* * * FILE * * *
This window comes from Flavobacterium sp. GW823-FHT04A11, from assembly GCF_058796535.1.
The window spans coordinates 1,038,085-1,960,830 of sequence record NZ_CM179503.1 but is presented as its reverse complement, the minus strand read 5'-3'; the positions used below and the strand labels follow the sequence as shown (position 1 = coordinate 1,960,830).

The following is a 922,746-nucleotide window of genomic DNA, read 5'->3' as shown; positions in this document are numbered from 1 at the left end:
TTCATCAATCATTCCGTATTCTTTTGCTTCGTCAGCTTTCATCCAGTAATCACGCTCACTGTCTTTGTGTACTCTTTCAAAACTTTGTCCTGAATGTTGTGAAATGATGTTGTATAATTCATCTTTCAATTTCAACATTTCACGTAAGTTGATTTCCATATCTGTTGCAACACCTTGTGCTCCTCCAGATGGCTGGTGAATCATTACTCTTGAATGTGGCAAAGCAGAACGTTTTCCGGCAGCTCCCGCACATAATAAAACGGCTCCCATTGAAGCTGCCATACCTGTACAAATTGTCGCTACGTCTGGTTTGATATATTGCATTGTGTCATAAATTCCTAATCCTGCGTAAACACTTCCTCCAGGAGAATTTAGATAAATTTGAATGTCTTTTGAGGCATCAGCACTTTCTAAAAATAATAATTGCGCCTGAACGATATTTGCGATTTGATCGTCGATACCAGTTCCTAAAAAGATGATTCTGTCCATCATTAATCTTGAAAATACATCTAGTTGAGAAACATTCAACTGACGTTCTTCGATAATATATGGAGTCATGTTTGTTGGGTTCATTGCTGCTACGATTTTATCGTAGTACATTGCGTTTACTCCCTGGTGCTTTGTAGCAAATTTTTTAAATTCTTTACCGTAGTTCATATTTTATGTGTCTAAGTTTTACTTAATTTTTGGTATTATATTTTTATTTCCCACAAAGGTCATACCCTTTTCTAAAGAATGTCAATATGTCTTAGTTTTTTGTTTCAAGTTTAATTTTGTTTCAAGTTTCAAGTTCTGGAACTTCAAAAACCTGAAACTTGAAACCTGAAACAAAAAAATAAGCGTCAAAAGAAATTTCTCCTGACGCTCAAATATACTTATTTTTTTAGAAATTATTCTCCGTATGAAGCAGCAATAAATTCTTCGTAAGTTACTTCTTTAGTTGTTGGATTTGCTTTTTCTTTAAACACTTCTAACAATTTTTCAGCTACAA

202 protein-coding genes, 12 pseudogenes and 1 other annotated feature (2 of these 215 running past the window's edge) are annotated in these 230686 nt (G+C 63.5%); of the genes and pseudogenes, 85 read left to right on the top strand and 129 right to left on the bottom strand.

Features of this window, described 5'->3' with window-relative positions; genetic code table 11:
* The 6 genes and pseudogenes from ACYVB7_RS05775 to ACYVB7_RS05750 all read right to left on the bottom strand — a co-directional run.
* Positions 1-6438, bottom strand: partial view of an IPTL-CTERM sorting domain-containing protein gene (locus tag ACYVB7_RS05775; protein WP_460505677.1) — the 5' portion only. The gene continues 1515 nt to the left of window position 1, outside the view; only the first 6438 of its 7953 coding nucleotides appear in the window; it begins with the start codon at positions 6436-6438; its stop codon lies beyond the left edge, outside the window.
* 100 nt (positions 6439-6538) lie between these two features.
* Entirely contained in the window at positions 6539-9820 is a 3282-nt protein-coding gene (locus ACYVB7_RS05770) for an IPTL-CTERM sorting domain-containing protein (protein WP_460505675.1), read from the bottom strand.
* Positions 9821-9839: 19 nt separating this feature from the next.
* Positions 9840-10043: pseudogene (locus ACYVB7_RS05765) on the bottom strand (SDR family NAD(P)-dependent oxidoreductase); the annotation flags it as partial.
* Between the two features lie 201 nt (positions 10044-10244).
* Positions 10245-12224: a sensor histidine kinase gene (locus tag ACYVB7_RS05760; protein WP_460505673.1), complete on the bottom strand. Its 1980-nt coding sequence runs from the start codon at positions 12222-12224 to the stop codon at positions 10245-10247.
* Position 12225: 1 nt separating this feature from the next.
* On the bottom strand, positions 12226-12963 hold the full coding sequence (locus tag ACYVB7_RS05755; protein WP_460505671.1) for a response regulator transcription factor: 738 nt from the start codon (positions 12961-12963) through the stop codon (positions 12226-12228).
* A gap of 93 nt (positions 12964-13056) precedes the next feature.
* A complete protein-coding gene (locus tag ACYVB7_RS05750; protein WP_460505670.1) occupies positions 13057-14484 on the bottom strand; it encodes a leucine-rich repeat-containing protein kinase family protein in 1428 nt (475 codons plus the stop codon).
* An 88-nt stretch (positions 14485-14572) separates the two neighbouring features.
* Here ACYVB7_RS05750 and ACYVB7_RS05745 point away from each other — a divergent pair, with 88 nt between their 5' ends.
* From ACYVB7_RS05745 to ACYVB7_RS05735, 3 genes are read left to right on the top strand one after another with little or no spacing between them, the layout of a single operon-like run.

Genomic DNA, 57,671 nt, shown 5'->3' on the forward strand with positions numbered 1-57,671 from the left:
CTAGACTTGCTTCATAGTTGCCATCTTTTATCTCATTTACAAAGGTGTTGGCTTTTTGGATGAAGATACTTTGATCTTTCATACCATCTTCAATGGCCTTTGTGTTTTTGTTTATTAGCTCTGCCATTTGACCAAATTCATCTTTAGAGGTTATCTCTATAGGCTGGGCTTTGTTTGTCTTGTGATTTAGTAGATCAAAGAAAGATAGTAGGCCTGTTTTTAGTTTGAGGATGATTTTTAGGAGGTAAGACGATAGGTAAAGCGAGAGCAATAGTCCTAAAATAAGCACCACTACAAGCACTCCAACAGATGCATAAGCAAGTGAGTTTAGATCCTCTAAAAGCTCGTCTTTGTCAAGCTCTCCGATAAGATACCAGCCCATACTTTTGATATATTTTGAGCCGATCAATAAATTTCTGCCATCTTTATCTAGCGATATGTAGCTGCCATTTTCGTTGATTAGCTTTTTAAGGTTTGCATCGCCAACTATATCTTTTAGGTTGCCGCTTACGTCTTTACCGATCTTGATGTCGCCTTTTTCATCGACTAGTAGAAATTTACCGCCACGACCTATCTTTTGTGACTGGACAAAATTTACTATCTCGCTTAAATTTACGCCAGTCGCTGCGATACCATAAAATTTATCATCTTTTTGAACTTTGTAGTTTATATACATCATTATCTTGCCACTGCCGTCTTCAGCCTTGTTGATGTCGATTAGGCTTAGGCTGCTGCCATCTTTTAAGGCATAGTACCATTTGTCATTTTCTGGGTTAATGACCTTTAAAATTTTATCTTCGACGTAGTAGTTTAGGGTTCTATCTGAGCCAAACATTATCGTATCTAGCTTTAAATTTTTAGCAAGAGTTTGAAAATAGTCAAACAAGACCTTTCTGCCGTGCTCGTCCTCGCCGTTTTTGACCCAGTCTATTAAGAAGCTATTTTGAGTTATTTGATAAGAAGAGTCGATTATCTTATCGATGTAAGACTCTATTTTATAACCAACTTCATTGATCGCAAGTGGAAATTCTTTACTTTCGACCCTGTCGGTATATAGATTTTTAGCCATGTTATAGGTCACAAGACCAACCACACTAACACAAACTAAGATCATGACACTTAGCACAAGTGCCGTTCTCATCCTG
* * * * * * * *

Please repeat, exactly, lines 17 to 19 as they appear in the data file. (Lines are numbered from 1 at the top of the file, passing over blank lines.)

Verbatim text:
* A gap of 93 nt (positions 12964-13056) precedes the next feature.
* A complete protein-coding gene (locus tag ACYVB7_RS05750; protein WP_460505670.1) occupies positions 13057-14484 on the bottom strand; it encodes a leucine-rich repeat-containing protein kinase family protein in 1428 nt (475 codons plus the stop codon).
* An 88-nt stretch (positions 14485-14572) separates the two neighbouring features.